I have written before about the need for structure in order to be able to communicate effectively. This is rather common sense more than anything else. You need a system of information exchange which is understood by the involved parties in order for the communication to carry value. There is no value in two people talking on the phone, if one speaks only one language, and the other one only speaks another. There may be a tone to interpret, or some common / similar words, but that again is part of a common system of information exchange.
Now I use the term “system” for a specific reason. A system is a pattern of behavior with inputs and outputs. If you have an understanding of the system, you can predict, to a certain level of confidence, what the outcome will be given certain inputs. In the context of information exchange, you can predict the outcome of communicating a message, if you have sufficient knowledge of what information was requested, and how the information fits with the reason you are communicating. Generally your prediction is that the information is understood and used for specific and agreed reasons.
Now this is where things get more interesting. You probably chuckled reading “understood and used for specific and agreed reasons”. That is the fundamental assumption, and yet it could not be further from the truth. You assume people understand the measurement units, the abbreviations, and the set of classification you apply to data. Yet you know, at the same breath that there is likely to be misinterpretations, misrepresentations and a need to verify and correct some data manually.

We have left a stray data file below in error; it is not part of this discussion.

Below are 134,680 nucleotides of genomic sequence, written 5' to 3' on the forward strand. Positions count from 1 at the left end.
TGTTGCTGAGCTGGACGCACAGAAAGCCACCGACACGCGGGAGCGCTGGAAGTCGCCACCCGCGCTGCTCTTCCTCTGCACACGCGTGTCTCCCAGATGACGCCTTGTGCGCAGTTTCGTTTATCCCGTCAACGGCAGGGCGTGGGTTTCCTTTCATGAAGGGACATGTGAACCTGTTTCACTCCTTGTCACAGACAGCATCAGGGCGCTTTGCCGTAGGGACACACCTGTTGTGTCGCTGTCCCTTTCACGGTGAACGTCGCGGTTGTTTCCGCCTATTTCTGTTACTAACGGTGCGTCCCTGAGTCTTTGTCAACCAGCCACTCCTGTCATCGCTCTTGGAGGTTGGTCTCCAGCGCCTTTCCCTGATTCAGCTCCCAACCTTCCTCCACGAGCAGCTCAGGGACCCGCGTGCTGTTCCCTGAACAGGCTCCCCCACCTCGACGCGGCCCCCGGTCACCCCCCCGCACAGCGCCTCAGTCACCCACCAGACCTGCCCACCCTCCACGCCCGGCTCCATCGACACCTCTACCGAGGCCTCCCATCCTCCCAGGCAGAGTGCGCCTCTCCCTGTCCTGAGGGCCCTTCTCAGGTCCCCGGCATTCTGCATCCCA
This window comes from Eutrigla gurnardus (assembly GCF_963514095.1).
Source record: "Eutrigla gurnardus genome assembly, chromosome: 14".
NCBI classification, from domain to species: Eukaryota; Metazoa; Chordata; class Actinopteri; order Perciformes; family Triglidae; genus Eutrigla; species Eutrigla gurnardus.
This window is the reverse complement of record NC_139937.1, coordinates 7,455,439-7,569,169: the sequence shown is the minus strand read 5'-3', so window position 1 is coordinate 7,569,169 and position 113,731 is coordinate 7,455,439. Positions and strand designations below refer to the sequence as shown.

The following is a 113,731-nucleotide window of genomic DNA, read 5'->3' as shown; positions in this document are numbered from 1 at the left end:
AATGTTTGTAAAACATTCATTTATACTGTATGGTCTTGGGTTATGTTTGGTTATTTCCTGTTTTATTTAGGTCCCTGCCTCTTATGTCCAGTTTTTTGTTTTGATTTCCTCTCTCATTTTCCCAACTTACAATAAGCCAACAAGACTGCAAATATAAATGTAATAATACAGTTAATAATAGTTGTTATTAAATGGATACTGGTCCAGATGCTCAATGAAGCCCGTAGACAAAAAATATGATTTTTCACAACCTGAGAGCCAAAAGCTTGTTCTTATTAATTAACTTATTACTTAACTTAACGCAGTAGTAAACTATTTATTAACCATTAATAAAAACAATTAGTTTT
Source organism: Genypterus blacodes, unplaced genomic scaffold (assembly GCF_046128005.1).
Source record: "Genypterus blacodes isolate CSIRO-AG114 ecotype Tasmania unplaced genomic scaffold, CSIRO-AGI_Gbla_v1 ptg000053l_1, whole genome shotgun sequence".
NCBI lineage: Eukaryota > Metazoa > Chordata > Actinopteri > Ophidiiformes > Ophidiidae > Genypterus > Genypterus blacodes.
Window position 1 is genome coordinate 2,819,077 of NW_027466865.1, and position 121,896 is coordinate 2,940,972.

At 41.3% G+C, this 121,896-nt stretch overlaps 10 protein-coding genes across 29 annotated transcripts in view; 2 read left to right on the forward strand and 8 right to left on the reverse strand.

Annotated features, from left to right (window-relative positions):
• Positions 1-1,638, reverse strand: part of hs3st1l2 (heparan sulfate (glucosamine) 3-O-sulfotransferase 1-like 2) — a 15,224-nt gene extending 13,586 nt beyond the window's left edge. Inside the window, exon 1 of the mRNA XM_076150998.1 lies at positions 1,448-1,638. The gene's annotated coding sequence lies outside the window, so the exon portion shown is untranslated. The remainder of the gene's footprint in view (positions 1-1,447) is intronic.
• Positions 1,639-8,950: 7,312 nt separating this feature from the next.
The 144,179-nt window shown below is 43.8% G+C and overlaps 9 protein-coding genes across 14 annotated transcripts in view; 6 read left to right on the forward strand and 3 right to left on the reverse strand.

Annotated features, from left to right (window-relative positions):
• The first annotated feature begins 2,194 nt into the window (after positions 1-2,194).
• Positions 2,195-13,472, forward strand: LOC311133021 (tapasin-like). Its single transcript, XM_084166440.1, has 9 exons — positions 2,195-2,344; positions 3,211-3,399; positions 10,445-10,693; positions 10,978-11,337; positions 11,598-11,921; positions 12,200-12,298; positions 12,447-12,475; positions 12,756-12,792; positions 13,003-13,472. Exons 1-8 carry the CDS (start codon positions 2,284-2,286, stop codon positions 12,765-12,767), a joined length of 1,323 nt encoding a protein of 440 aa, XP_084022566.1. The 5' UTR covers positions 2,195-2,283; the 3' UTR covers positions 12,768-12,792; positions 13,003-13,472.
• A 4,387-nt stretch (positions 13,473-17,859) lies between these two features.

That really should not be the case.
Information exchange is only as effective as the compliance to its governing system. The less people are educated in a language such as English, the less two people from different cultures will be able to communicate effectively even if they both speak English. How much time do you spend learning the basics of your primary language? Usually longer than your first 10 years of your life if not longer. So why are we surprised that communication breaks down so often? It is sometimes related to the channel and method, but more often than not – it is because of information service contract failure.
(To be continued...)